This flat microscope has the potential to cure lost vision
Researchers at Rice University are developing a flat microscope designed to eliminate blindness and deafness called FlatScope. The microscope will sit on the brain's surface to observe and trigger modified neurons that produce light when activated. This is part of a initiative by the U.S. Defense Advanced Research Projects Agency (DARPA) to come up with a high-resolution neural interface. It aims to combat loss of hearing or sight by channeling digital information to parts of the brain that is capable of processing it. At present, the Rice University team is currently focusing on the vision portion of the project.
Rice's team is collaborating with other institutions such as the John B. Pierce Laboratory that are examining devices that contain thousands of electrodes to address singular neurons. They are using an all-optical method in which a million neurons could be visualized by the microscope. Engineer Jacob Robinson mentioned that the inspiration behind the microscope stems from semiconductor manufacturing. He says that extremely dense processors have billions of elements for a smartphone can be created, so these improvements could also be applied to neural interfaces.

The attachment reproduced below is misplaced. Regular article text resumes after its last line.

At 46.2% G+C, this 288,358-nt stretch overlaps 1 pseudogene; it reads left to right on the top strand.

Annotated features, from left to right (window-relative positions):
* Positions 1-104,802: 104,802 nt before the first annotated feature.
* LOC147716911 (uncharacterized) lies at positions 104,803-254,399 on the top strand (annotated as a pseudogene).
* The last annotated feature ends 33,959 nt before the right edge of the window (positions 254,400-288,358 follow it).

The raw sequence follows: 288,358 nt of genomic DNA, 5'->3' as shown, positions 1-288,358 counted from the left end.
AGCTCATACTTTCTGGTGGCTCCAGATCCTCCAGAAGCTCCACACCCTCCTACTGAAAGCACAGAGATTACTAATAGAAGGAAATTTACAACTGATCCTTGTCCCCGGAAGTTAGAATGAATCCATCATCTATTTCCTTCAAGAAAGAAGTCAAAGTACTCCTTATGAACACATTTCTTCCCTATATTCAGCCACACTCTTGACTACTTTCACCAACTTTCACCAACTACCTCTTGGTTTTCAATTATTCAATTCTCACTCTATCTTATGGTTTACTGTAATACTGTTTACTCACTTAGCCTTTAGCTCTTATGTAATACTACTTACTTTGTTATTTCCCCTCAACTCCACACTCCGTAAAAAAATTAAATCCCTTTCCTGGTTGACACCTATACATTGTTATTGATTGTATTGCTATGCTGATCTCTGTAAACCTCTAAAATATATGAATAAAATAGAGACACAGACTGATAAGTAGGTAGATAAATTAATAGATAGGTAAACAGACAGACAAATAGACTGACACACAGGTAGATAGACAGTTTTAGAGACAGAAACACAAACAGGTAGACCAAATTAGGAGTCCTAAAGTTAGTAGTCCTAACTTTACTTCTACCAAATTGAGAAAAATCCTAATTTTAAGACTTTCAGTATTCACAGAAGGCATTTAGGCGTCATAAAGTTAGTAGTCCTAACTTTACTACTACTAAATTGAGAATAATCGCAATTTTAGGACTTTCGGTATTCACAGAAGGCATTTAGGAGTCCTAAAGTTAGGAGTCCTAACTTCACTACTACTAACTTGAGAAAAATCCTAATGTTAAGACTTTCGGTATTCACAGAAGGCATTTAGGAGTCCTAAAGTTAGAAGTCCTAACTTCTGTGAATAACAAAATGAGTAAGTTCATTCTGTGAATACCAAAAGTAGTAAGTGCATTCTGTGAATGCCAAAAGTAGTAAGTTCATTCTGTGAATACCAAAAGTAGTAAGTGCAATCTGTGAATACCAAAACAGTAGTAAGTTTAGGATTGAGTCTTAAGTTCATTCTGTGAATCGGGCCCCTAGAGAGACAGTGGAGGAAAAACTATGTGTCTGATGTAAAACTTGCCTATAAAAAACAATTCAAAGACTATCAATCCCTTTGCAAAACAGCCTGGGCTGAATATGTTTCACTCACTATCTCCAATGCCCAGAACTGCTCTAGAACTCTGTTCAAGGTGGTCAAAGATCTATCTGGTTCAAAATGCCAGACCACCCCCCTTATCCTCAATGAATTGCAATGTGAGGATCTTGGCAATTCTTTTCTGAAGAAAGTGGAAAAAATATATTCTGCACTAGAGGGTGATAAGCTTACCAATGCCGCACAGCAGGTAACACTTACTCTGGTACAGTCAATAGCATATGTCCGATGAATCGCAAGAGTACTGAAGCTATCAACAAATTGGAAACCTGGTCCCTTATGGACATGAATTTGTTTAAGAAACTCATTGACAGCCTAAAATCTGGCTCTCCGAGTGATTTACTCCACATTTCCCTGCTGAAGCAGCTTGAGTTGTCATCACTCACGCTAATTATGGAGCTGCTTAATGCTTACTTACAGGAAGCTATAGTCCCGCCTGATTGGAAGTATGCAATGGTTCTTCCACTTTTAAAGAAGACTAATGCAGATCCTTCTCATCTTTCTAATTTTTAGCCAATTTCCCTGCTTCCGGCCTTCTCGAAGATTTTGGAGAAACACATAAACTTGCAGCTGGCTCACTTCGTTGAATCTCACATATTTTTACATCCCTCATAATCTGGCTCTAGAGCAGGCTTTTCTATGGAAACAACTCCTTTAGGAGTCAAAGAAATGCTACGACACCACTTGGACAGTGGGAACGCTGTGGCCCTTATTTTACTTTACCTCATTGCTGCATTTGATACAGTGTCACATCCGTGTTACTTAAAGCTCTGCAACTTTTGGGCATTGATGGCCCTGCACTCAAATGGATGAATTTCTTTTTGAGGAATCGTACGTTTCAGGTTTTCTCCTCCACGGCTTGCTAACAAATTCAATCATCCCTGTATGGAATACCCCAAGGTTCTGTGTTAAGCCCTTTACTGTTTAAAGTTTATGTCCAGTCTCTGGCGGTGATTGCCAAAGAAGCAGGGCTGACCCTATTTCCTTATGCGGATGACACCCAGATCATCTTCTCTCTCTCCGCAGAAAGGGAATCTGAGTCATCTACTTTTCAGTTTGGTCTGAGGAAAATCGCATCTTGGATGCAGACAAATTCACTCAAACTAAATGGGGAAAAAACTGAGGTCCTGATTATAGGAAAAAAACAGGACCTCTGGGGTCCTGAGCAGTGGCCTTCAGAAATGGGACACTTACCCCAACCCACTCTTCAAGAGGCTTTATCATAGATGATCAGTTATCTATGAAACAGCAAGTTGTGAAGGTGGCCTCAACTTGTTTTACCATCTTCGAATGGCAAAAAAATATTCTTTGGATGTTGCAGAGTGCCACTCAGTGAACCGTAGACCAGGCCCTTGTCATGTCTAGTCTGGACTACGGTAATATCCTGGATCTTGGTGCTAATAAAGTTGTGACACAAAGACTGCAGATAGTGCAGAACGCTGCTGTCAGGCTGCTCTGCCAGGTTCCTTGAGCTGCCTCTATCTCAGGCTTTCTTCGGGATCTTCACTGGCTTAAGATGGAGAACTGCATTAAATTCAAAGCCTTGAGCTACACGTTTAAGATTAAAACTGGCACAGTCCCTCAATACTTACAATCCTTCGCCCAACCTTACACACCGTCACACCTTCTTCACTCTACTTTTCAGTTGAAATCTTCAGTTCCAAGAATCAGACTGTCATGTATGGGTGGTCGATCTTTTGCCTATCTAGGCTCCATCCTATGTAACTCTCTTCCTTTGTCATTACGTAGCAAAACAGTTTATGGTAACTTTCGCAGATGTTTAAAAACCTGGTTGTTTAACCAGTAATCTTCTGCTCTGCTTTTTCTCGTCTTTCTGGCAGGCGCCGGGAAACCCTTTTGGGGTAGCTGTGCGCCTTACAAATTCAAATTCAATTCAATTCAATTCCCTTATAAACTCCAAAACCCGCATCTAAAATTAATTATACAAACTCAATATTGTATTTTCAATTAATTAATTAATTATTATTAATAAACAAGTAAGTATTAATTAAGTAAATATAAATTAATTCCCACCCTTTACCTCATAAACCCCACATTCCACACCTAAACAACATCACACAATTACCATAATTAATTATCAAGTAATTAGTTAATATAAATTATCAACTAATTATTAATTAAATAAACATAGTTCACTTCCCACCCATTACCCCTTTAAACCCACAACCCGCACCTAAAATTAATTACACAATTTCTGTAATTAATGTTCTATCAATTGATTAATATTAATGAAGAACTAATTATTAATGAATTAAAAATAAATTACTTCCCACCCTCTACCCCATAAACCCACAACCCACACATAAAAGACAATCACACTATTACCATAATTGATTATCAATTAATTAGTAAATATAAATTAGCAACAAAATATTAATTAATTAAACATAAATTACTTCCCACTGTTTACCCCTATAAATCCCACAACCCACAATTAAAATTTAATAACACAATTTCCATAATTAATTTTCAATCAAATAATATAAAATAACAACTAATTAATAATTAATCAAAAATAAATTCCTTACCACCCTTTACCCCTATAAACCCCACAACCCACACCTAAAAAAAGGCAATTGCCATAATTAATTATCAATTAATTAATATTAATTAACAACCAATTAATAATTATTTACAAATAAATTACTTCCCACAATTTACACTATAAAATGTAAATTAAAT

Currently, the FlatScope is only in prototype form, but its development does actually look very promising. If it does make it to mass production, it could change alot of lives for blind and deaf people.